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Wednesday, November 9, 2016

I am Josephine (and I am a living thing), written by Jan Thornhill and illustrated by Jacqui Lee. Owlkids Books, 2016. $18.95 ages 3 and up

"I am Josephine,
and I am a mammal.

I am a mammal, and
so is my mom, and so
is my dog, Cosmo, and
so is a groundhog.
And so is that cat
that's always following
me around. (Shoo,

Josephine is many things - mammal, animal, living thing, human - but, she is also her very own self. She makes that clear from her opening gymnastic vault into our presence. Using an easel and a variety of useful instruments including paint brushes, markers and crayons, she provides an illustrated example of just one of the things that make her unique.

She has spunk, and clear knowledge of how important she is to her parents and her brother; the feeling is mutual. As we wander through the book's pages with her, Jacqui Lee provides colorful and detailed backdrops for each new designation. Josephine's street is filled with the many houses and humans who are her neighbors. When the page is turned on this descriptive two-page spread, readers are asked to count the human beings found in spot pictures on the next one.

Mammal is next. Josephine quickly categorizes others like herself, and moves us on to ask if we can find more. All of the details shown and the appealing characters provide humor and interest for a young audience. Josephine is a friendly guide to the learning, and joyously leads readers from one page to the next, always encouraging participation in many new experiences.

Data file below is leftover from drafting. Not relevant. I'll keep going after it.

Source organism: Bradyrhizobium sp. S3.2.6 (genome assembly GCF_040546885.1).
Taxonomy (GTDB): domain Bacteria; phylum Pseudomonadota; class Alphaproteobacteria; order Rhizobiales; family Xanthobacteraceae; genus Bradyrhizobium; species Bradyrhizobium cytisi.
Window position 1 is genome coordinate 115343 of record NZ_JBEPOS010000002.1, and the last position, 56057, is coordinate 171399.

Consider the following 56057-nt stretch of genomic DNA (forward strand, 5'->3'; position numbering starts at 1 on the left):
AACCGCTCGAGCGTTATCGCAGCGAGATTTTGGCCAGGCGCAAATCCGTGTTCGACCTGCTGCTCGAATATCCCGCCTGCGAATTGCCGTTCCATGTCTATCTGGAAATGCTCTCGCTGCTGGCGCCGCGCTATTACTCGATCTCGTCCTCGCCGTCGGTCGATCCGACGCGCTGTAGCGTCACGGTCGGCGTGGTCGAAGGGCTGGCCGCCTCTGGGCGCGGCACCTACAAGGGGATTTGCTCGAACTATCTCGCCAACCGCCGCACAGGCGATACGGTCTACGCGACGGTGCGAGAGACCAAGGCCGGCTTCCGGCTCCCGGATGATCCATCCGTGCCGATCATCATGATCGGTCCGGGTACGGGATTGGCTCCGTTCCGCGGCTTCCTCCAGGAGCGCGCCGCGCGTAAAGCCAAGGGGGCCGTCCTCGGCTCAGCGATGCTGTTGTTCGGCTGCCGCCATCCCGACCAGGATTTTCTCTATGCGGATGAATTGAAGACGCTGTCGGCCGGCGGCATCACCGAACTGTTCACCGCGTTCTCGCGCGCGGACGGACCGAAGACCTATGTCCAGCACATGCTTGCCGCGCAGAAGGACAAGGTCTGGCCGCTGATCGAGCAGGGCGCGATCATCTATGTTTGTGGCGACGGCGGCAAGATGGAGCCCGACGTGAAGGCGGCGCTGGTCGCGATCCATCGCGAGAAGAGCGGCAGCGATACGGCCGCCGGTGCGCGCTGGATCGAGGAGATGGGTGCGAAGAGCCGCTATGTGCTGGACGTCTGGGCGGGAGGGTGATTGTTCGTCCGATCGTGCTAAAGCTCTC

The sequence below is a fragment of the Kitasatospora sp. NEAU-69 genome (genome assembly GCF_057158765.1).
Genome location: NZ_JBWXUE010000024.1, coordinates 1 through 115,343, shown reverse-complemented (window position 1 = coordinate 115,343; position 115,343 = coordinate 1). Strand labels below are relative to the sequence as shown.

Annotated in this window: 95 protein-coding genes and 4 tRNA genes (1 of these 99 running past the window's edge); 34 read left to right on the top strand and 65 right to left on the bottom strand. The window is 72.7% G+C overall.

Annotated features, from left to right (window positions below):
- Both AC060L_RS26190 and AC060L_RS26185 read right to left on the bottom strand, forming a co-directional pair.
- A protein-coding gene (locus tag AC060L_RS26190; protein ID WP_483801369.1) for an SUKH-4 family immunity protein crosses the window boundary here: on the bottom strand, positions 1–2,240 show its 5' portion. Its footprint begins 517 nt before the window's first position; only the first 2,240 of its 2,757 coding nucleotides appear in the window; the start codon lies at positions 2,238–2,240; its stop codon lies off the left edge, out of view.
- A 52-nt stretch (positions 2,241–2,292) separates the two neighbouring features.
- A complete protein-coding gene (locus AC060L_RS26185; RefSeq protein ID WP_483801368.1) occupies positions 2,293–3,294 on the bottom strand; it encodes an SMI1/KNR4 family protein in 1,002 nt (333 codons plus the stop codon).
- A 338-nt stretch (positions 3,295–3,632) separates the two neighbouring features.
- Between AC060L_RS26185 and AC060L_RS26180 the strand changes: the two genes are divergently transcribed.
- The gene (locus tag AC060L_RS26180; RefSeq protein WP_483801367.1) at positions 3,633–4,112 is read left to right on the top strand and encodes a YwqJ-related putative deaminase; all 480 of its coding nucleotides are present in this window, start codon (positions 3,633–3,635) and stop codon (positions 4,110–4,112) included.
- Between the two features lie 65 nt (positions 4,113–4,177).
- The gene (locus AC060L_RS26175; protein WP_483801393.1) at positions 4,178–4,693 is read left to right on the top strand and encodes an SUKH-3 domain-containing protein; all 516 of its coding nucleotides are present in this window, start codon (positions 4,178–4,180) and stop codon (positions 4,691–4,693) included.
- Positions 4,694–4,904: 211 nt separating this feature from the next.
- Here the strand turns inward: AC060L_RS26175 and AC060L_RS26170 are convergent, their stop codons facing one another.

The writing is clear and easily accessible for its intended audience. The artwork is colorful and filled with charming detail. The illustrations offer plenty of opportunity for discussion and understanding. The classification of living things is not often so clear for little ones trying to cement their place in the natural world.

The lists provided in back matter add to the learning, showing just what it takes to be part of each of the four classifications.

Josephine leaves readers with a question to ponder:

"What makes you different from other human beings?"

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